A sidenote to the Foulke signing: to make room on the 40-man roster, the Athletics DFA’d first baseman Wes Bankston.
Bankston is a long and lanky 24-year-old who hit only .238 in AAA last year — but don’t be fooled by those numbers. He was once a “Top Ten” prospect in the Tampa Bay organization, and originally a right fielder with a gun for an arm. Because the Devil Rays had fleets of gifted outfielders, he was switched to 1B (and also played some 3B) and put up good power numbers at all levels before failing miserably in 2007. At least some of his problems were injury-related, as he struggled with a bad knee injury for most of the year. In fact he’s been stung with a variety of injuries since 2003, and perhaps has yet to realize his full potential. After his poor 2007 showing, the Rays put him on waivers after the season, the Royals picked him up then DFA’s him in late November and Billy Beane jumped on him. This is the part of the story that makes one think Bankston might be worth adding to the Mets’ 40-man roster. Consider that when Beane grabbed Bankston, he already had Nick Swisher, Dan Johnson, and Daric Barton under wraps, not to mention Jack Cust. On the one hand, all but Swisher were lefthanded batters, so maybe Beane added Bankston because of his righthanded stick. But really, how many first baseman / DHs does a team need? (It’s not like second base, where half a dozen is not enough.) In short, the A’s scouting staff saw something special in Bankston, and Beane thought enough of him to add to his 40-man — and the A’s have a pretty strong track record of uncovering other team’s “garbage” (i.e., Cust, Lenny DiNardo, Chad Gaudin, Frank Thomas, Scott Hatteberg). Maybe it makes sense to use the A’s knowledge and take a flyer.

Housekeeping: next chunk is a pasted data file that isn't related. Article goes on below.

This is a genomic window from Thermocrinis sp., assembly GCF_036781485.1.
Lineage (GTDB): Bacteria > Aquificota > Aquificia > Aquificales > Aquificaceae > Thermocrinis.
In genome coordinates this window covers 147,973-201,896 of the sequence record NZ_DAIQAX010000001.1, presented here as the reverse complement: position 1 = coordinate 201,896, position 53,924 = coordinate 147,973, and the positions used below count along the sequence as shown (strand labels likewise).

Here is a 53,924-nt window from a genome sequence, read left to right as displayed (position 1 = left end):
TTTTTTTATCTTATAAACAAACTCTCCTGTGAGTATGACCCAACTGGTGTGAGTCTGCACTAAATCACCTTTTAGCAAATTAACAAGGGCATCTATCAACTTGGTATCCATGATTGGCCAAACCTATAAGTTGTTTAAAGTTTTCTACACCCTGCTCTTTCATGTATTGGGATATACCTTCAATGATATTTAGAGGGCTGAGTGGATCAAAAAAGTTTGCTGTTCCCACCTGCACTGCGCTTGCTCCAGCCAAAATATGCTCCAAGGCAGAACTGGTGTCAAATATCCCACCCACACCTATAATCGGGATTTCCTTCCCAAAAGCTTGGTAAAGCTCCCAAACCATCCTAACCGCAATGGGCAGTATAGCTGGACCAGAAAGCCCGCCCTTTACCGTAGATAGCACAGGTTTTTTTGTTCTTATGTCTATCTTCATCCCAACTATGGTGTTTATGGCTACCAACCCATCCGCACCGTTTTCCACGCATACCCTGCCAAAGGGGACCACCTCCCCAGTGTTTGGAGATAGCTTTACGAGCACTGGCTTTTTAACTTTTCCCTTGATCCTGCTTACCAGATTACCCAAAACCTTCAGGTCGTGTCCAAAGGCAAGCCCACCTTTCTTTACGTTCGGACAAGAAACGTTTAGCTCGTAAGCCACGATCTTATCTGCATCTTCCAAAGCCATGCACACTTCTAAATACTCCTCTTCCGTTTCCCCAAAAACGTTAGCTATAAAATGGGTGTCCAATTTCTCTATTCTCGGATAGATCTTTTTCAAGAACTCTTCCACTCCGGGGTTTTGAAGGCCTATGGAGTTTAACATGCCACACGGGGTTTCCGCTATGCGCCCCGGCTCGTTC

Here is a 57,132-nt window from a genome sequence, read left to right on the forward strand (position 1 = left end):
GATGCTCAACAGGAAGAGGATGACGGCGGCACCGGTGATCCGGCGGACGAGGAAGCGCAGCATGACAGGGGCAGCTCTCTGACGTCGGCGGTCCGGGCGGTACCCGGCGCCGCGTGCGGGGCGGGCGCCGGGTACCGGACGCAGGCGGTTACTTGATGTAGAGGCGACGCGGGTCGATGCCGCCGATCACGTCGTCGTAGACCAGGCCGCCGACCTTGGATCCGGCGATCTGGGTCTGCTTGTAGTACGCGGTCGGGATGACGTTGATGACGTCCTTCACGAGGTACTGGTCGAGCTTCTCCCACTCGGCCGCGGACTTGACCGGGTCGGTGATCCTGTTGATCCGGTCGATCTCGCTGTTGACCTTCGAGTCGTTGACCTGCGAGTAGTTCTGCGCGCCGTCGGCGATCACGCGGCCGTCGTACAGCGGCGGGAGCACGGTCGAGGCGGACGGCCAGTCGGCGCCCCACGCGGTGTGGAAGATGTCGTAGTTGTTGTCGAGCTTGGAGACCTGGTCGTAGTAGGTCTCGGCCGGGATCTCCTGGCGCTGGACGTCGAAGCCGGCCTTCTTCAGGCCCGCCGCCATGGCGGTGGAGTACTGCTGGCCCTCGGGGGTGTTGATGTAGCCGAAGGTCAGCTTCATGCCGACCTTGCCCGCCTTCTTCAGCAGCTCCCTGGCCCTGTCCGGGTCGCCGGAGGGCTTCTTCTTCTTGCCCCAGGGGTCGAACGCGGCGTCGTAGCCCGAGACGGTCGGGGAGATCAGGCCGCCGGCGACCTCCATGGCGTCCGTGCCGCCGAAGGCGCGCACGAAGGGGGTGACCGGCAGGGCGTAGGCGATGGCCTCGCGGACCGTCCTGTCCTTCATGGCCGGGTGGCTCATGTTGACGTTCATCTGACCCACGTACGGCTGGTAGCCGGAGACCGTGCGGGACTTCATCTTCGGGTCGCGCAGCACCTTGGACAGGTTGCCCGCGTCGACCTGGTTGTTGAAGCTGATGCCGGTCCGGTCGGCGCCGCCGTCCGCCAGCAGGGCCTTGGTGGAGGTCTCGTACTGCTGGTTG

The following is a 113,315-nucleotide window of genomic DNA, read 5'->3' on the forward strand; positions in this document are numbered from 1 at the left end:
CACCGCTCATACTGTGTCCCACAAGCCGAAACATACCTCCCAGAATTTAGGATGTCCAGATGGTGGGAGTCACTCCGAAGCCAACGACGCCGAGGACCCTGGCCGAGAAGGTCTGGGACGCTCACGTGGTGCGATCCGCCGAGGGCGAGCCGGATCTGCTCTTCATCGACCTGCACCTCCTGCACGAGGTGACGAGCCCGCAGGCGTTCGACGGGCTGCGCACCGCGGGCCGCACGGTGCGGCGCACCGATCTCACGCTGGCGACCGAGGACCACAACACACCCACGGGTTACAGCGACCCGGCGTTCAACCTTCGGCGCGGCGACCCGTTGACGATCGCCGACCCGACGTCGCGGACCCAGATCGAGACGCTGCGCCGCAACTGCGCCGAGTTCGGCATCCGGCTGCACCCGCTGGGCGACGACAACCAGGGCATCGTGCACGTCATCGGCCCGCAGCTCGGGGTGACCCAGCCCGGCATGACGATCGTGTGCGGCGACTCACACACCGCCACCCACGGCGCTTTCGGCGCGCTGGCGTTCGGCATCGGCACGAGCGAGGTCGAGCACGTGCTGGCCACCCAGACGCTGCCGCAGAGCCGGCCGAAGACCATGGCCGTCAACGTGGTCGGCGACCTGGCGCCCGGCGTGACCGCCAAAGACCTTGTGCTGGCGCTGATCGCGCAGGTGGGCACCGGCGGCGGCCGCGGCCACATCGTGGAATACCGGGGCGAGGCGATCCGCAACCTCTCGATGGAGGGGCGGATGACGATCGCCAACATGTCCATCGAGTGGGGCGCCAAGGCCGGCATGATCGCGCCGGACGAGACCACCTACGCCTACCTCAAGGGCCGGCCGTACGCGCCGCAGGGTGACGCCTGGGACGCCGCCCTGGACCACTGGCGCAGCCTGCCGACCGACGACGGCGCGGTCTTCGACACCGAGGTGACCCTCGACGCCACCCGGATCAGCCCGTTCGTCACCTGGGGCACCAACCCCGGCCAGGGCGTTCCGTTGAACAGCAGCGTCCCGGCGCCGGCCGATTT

With the Mets’ empty space on the 40-man roster and their need for a young, preferably RH-hitting first baseman to place in AAA as insurance behind Carlos Delgado, Bankston could be a perfect fit. If not, I’ll continue to wait for the Rangers to release Jason Botts (aka, the next Adam Dunn).